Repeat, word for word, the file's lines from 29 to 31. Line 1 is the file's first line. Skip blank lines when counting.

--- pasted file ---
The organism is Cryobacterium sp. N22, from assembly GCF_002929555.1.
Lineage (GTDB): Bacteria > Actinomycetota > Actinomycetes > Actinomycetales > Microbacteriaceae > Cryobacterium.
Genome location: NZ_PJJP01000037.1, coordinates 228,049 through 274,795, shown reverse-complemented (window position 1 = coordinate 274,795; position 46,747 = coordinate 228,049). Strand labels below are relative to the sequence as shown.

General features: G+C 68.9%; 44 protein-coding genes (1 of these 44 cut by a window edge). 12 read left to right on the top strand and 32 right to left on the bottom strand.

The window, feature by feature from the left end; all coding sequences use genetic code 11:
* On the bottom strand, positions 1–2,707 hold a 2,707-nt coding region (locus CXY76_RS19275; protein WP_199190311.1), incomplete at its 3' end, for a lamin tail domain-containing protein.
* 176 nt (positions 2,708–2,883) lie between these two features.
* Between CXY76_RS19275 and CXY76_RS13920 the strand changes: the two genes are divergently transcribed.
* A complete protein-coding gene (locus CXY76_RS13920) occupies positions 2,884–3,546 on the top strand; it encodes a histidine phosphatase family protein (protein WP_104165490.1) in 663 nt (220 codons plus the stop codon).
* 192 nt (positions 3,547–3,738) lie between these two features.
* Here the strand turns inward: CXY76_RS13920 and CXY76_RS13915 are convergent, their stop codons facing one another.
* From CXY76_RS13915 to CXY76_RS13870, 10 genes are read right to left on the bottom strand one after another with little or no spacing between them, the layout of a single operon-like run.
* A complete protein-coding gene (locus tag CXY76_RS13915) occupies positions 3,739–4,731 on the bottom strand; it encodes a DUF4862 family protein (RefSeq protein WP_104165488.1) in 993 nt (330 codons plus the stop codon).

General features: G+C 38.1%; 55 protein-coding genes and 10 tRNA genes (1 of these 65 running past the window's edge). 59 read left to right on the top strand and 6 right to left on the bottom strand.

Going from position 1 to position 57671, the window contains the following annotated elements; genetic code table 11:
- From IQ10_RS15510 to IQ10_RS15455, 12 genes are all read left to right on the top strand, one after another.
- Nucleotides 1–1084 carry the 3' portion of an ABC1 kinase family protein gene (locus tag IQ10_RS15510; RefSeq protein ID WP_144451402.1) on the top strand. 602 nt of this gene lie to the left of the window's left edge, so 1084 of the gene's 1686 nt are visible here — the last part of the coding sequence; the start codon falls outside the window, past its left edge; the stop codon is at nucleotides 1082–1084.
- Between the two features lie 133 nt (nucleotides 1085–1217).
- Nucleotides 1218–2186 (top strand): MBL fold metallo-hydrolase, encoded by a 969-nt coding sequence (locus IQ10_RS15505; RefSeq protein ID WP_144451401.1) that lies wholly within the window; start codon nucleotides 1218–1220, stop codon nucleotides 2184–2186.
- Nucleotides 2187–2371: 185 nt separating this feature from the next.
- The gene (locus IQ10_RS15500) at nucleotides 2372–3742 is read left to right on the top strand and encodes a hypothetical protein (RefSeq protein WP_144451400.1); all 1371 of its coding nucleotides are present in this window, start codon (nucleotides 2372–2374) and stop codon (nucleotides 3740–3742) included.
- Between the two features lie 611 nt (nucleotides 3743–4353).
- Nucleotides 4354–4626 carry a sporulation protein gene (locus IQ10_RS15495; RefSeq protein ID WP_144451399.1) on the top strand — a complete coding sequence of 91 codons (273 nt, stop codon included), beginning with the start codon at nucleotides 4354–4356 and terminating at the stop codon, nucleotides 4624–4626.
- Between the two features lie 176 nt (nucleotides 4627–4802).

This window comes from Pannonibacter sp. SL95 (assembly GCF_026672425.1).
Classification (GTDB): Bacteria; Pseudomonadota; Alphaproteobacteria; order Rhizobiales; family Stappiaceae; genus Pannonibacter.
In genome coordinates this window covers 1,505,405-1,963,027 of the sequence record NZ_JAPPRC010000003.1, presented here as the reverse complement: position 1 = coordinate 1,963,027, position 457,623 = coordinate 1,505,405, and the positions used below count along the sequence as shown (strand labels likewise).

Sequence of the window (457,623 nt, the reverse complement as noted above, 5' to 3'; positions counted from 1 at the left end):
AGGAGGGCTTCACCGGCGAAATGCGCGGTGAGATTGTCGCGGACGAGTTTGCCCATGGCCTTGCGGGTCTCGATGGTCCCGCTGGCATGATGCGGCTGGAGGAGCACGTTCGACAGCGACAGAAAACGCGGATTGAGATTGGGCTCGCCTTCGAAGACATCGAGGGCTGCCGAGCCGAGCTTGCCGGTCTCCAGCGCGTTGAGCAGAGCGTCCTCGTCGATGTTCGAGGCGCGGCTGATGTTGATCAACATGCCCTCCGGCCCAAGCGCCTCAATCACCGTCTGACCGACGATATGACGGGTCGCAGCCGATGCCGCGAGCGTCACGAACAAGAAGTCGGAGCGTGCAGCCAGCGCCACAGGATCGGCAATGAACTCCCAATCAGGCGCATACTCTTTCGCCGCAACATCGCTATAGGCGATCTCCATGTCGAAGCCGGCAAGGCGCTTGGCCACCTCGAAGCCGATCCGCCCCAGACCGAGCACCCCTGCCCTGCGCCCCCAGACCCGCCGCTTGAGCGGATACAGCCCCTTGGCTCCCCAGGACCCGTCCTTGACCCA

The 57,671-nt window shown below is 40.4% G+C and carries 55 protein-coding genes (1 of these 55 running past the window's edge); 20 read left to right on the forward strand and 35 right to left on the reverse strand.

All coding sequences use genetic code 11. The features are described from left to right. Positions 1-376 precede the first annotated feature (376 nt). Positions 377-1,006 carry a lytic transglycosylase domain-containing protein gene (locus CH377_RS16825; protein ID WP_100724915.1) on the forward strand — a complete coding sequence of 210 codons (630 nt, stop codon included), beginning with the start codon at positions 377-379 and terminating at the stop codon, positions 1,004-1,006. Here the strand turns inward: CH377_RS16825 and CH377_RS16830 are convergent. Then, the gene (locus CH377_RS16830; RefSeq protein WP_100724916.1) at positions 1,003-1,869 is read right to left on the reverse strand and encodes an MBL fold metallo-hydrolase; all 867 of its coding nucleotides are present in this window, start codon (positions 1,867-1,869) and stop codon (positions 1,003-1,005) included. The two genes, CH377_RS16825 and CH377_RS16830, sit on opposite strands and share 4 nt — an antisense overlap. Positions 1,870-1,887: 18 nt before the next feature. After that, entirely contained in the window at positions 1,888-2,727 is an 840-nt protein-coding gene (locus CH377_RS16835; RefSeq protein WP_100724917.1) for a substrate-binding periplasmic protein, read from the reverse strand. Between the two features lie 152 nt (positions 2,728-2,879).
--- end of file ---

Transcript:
AGGAGGGCTTCACCGGCGAAATGCGCGGTGAGATTGTCGCGGACGAGTTTGCCCATGGCCTTGCGGGTCTCGATGGTCCCGCTGGCATGATGCGGCTGGAGGAGCACGTTCGACAGCGACAGAAAACGCGGATTGAGATTGGGCTCGCCTTCGAAGACATCGAGGGCTGCCGAGCCGAGCTTGCCGGTCTCCAGCGCGTTGAGCAGAGCGTCCTCGTCGATGTTCGAGGCGCGGCTGATGTTGATCAACATGCCCTCCGGCCCAAGCGCCTCAATCACCGTCTGACCGACGATATGACGGGTCGCAGCCGATGCCGCGAGCGTCACGAACAAGAAGTCGGAGCGTGCAGCCAGCGCCACAGGATCGGCAATGAACTCCCAATCAGGCGCATACTCTTTCGCCGCAACATCGCTATAGGCGATCTCCATGTCGAAGCCGGCAAGGCGCTTGGCCACCTCGAAGCCGATCCGCCCCAGACCGAGCACCCCTGCCCTGCGCCCCCAGACCCGCCGCTTGAGCGGATACAGCCCCTTGGCTCCCCAGGACCCGTCCTTGACCCA

The 57,671-nt window shown below is 40.4% G+C and carries 55 protein-coding genes (1 of these 55 running past the window's edge); 20 read left to right on the forward strand and 35 right to left on the reverse strand.

All coding sequences use genetic code 11. The features are described from left to right. Positions 1-376 precede the first annotated feature (376 nt). Positions 377-1,006 carry a lytic transglycosylase domain-containing protein gene (locus CH377_RS16825; protein ID WP_100724915.1) on the forward strand — a complete coding sequence of 210 codons (630 nt, stop codon included), beginning with the start codon at positions 377-379 and terminating at the stop codon, positions 1,004-1,006. Here the strand turns inward: CH377_RS16825 and CH377_RS16830 are convergent. Then, the gene (locus CH377_RS16830; RefSeq protein WP_100724916.1) at positions 1,003-1,869 is read right to left on the reverse strand and encodes an MBL fold metallo-hydrolase; all 867 of its coding nucleotides are present in this window, start codon (positions 1,867-1,869) and stop codon (positions 1,003-1,005) included. The two genes, CH377_RS16825 and CH377_RS16830, sit on opposite strands and share 4 nt — an antisense overlap. Positions 1,870-1,887: 18 nt before the next feature. After that, entirely contained in the window at positions 1,888-2,727 is an 840-nt protein-coding gene (locus CH377_RS16835; RefSeq protein WP_100724917.1) for a substrate-binding periplasmic protein, read from the reverse strand. Between the two features lie 152 nt (positions 2,728-2,879).